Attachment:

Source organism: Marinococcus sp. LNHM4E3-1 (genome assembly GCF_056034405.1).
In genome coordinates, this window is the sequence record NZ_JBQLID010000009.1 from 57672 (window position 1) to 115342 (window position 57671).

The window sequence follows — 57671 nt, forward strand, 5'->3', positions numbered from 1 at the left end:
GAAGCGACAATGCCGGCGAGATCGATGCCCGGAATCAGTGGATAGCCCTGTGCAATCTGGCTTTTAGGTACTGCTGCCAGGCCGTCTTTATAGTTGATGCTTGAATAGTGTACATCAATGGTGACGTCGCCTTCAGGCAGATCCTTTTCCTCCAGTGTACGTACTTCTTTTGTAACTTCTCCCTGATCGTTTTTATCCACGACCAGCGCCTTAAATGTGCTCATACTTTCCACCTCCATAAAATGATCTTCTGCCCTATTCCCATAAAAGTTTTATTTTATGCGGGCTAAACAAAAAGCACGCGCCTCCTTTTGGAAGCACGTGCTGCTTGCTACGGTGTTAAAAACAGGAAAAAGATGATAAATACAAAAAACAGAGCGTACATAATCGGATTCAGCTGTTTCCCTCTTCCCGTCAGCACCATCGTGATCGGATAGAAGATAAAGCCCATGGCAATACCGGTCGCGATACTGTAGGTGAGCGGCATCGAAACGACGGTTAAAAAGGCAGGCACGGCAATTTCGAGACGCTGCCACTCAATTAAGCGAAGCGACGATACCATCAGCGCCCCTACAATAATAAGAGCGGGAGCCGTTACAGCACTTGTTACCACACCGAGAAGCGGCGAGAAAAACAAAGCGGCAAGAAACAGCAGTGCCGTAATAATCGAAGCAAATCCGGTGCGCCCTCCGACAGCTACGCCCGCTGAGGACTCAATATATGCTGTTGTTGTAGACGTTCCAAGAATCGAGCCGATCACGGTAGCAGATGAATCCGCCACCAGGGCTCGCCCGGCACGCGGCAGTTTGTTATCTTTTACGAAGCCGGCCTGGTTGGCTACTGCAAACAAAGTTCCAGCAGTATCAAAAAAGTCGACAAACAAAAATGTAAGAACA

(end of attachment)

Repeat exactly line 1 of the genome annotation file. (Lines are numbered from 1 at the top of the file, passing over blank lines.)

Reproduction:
Source organism: Marinococcus sp. LNHM4E3-1 (genome assembly GCF_056034405.1).